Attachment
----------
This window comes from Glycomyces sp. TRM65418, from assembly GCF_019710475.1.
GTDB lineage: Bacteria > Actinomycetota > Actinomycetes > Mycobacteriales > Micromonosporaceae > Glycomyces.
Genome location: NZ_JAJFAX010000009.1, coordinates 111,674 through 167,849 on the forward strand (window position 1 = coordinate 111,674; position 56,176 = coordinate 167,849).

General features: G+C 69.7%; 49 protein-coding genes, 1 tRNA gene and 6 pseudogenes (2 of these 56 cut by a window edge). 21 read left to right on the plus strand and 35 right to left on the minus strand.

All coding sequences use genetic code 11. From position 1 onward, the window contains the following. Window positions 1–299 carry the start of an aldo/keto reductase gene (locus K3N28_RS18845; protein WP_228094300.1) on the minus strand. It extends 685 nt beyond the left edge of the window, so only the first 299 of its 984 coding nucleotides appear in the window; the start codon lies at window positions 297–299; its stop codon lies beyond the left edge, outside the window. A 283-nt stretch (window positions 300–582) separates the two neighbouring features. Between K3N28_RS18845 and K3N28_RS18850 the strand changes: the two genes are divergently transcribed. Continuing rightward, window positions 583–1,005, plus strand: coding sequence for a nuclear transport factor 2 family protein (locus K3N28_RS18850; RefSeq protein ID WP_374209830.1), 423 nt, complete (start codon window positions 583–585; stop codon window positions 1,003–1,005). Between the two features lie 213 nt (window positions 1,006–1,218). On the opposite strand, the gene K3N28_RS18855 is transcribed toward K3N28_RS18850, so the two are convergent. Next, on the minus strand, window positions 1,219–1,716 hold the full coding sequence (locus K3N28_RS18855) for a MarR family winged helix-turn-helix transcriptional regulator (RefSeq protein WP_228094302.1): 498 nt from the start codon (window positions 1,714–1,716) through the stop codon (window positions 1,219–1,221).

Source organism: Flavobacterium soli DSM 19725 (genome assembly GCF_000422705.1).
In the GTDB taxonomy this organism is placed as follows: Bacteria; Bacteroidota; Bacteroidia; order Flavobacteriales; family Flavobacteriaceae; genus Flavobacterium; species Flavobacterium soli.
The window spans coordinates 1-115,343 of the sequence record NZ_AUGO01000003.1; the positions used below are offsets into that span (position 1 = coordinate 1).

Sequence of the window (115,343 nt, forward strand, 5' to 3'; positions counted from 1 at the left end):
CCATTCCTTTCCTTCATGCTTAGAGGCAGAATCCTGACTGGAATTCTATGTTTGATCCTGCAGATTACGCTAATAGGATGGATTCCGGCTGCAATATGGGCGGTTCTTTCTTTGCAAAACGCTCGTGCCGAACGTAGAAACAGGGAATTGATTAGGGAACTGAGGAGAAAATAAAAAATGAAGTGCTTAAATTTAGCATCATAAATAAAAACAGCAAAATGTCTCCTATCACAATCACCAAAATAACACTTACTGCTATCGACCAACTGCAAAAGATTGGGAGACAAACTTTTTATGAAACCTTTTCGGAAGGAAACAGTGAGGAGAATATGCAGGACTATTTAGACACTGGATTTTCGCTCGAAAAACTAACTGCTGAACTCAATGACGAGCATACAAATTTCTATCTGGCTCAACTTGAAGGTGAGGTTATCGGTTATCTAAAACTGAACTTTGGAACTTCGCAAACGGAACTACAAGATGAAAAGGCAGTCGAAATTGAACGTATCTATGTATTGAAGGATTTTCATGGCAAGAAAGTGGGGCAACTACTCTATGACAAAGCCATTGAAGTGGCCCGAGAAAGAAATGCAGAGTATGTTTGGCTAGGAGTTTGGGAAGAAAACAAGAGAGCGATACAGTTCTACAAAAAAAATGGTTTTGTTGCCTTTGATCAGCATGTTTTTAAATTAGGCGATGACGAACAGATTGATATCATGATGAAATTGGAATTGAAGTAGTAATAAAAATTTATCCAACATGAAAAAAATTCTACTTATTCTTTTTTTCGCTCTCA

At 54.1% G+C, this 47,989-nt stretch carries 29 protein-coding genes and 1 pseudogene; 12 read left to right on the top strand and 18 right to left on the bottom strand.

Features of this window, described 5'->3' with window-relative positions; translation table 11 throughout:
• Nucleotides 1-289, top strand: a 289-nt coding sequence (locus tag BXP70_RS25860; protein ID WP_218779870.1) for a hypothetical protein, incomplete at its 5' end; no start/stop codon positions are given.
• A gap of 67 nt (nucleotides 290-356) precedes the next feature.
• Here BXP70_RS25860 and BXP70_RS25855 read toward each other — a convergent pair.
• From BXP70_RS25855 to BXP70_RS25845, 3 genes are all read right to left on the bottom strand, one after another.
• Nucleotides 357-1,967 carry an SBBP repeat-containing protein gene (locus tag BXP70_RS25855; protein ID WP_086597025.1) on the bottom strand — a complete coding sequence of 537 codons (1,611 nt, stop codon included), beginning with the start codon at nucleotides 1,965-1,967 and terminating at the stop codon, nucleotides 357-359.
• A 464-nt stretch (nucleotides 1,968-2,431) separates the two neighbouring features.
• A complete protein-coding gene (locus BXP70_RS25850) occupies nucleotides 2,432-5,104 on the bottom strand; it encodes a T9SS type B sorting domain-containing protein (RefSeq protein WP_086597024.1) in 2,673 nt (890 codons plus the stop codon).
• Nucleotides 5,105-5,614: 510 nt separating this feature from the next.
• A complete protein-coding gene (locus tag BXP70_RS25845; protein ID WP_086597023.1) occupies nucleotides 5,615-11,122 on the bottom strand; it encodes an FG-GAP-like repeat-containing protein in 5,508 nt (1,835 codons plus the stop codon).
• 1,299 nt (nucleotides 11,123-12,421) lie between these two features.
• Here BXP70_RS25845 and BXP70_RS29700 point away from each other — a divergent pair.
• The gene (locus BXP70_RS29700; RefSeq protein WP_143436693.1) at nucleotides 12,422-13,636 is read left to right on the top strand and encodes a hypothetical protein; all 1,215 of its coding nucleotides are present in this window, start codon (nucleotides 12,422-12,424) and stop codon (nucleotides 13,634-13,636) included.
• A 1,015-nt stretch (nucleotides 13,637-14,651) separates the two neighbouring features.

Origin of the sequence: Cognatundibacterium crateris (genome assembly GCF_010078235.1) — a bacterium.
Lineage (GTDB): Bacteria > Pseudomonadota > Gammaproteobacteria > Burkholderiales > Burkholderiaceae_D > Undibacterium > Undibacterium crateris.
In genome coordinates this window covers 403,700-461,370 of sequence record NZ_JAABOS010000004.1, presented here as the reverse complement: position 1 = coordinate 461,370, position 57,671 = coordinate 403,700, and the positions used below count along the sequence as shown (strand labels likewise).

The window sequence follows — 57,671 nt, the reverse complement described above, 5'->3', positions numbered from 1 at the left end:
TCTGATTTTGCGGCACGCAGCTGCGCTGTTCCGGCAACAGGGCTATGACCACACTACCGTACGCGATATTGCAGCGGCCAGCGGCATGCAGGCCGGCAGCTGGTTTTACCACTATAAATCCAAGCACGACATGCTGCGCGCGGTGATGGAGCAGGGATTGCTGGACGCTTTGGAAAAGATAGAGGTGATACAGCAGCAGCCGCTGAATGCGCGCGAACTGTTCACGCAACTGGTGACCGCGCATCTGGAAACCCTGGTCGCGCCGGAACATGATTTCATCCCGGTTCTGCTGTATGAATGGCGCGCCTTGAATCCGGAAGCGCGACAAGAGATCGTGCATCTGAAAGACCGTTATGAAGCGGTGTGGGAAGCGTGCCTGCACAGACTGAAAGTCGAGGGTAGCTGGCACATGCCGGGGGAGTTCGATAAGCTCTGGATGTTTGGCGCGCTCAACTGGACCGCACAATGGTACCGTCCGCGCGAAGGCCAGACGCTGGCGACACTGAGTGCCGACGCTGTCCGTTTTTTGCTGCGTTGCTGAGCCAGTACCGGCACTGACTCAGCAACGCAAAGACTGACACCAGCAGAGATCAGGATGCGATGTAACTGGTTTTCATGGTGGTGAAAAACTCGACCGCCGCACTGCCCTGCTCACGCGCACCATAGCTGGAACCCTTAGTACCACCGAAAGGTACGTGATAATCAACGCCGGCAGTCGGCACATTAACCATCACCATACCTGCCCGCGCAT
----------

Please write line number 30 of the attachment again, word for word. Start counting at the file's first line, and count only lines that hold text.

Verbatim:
TCTGATTTTGCGGCACGCAGCTGCGCTGTTCCGGCAACAGGGCTATGACCACACTACCGTACGCGATATTGCAGCGGCCAGCGGCATGCAGGCCGGCAGCTGGTTTTACCACTATAAATCCAAGCACGACATGCTGCGCGCGGTGATGGAGCAGGGATTGCTGGACGCTTTGGAAAAGATAGAGGTGATACAGCAGCAGCCGCTGAATGCGCGCGAACTGTTCACGCAACTGGTGACCGCGCATCTGGAAACCCTGGTCGCGCCGGAACATGATTTCATCCCGGTTCTGCTGTATGAATGGCGCGCCTTGAATCCGGAAGCGCGACAAGAGATCGTGCATCTGAAAGACCGTTATGAAGCGGTGTGGGAAGCGTGCCTGCACAGACTGAAAGTCGAGGGTAGCTGGCACATGCCGGGGGAGTTCGATAAGCTCTGGATGTTTGGCGCGCTCAACTGGACCGCACAATGGTACCGTCCGCGCGAAGGCCAGACGCTGGCGACACTGAGTGCCGACGCTGTCCGTTTTTTGCTGCGTTGCTGAGCCAGTACCGGCACTGACTCAGCAACGCAAAGACTGACACCAGCAGAGATCAGGATGCGATGTAACTGGTTTTCATGGTGGTGAAAAACTCGACCGCCGCACTGCCCTGCTCACGCGCACCATAGCTGGAACCCTTAGTACCACCGAAAGGTACGTGATAATCAACGCCGGCAGTCGGCACATTAACCATCACCATACCTGCCCGCGCAT